Sixty-three years ago, as the scientific community neared consensus that tobacco products were dangerous, titans of the tobacco industry came together to meet with John Hill at the Plaza Hotel in New York. This was a rare gathering, as these executives were fighting one another for market share in an immensely competitive business. Hill, the founder of PR conglomerate Hill & Knowlton, recommended that they form a public relations operation, thinly veiled as a scientific institute, to argue that their products were safe. Together, the tobacco executives and Hill created the Tobacco Industry Research Committee, a sham organization designed to spread corporate propaganda to mislead the media, policymakers and the public at large.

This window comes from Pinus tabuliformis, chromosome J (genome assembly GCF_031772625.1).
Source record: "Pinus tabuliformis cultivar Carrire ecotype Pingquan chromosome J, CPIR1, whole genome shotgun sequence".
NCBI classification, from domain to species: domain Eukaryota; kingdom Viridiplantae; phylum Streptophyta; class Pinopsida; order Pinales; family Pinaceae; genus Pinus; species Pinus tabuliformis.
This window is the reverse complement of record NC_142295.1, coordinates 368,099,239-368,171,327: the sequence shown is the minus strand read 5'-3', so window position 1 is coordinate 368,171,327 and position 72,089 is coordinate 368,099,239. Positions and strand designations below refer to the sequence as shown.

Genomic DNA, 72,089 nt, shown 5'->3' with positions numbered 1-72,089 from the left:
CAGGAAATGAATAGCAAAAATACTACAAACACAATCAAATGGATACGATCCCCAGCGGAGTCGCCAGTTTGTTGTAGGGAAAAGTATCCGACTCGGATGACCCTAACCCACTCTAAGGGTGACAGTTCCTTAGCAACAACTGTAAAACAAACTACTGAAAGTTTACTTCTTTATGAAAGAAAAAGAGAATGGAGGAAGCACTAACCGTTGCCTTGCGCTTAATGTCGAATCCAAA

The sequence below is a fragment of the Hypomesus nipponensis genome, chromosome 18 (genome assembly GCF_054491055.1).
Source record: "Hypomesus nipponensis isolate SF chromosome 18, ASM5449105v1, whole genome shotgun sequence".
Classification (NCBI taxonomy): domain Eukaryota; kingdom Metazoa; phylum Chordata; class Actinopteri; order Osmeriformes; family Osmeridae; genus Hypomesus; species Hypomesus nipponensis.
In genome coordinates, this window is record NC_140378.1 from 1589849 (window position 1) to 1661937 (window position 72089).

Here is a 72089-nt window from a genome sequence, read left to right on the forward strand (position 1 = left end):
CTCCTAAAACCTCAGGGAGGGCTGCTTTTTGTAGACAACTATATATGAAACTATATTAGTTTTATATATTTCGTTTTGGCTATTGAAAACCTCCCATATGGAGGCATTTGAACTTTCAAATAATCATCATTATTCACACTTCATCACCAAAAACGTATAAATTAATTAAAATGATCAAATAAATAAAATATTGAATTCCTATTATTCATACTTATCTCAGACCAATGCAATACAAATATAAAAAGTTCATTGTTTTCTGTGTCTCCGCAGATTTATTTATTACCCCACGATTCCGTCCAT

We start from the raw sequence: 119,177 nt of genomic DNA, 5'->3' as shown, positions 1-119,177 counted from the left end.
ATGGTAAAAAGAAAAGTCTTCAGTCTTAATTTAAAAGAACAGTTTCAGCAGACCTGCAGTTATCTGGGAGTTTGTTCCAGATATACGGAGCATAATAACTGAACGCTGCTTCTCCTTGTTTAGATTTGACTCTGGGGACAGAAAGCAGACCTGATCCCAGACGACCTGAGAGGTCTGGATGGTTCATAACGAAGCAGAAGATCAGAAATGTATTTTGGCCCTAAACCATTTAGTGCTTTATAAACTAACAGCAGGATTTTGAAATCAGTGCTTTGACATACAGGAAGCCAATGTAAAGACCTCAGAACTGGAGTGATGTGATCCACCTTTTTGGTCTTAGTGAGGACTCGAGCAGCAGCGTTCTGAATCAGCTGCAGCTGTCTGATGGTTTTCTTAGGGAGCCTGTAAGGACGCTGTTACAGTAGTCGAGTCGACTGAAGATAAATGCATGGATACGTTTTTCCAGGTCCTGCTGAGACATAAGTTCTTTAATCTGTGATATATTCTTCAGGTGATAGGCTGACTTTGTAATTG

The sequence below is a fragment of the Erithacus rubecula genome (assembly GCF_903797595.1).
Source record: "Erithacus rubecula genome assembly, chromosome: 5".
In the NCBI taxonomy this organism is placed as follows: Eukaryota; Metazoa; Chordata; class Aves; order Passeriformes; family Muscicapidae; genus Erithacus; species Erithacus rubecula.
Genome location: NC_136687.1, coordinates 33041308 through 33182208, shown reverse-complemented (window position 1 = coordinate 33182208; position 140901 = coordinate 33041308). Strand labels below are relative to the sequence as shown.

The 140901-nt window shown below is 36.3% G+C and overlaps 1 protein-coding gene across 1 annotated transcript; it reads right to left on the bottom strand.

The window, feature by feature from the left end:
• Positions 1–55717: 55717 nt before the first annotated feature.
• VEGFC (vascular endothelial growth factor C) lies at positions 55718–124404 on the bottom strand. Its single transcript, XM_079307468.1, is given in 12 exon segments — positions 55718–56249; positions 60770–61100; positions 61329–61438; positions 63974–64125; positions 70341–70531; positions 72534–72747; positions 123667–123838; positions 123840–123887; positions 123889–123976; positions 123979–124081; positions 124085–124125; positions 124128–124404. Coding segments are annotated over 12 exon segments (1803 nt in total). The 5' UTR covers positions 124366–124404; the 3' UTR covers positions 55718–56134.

.. Their goal was not to convince the majority of Americans that cigarettes did not cause cancer. Instead, they sought to muddy the waters and create a second truth. One truth would emanate from the bulk of the scientific community; the other, from a cadre of people primarily in the employment of the tobacco industry. The organization launched with an ad titled “A Frank Statement to Cigarette Smokers,” which ran in 400 newspapers reaching nearly 43 million readers and stated, “There is no proof that cigarette smoking is one of the causes” of lung cancer... However, in the 1950s, the industry’s efforts influenced coverage from journalists as revered as Edward R. Murrow. In 1994, the chief executives of the seven largest tobacco companies told Congress under oath that they did not believe their products were addictive; more than 20 years later, they have yet to face penalties for their apparent perjury. Vice President-elect Mike Pence wrote in an op-ed posted on his 2000 congressional campaign website that, “despite the hysteria from the political class and the media, smoking doesn’t kill.” That year, his campaign received at least $13,000 from PACs affiliated with Big Tobacco... The sugar industry, for instance, has promoted research designed to distract from the health effects of its products. Its Sugar Research Foundation provided funding to Harvard scientists to counter claims that sugar causes heart disease, despite the overwhelming evidence... In the 1970s, scientists at Exxon (now ExxonMobil) knew that their products were changing the climate, but the company nonetheless funded think tanks and organizations dedicated to denying the existence of global warming, such as the Heartland Institute and the Competitive Enterprise Institute... The “death panels” lie was invented and evangelized by Betsy McCaughey, who had also been a leading opponent of Hillary Clinton’s health-care reform efforts in the ’90s. No surprise there: McCaughey has strong ties to the tobacco industry... In August, Trump’s campaign announced that McCaughey would serve as an economic adviser...We’ve seen this pattern repeated on issue after issue. A well-financed group invents lies and convinces a substantial share of the public that those lies are true. The propaganda purveyors recognize that the media’s instinct to cover “both sides” of an issue, people’s tendency to believe claims that conveniently fit their ideology, and, more recently, social media’s propensity to spread falsehoods all create a fundamental weakness in our civil society... This political misinformation is so powerful that people have refused access to medical care because they were frightened by lies they had heard about Obamacare.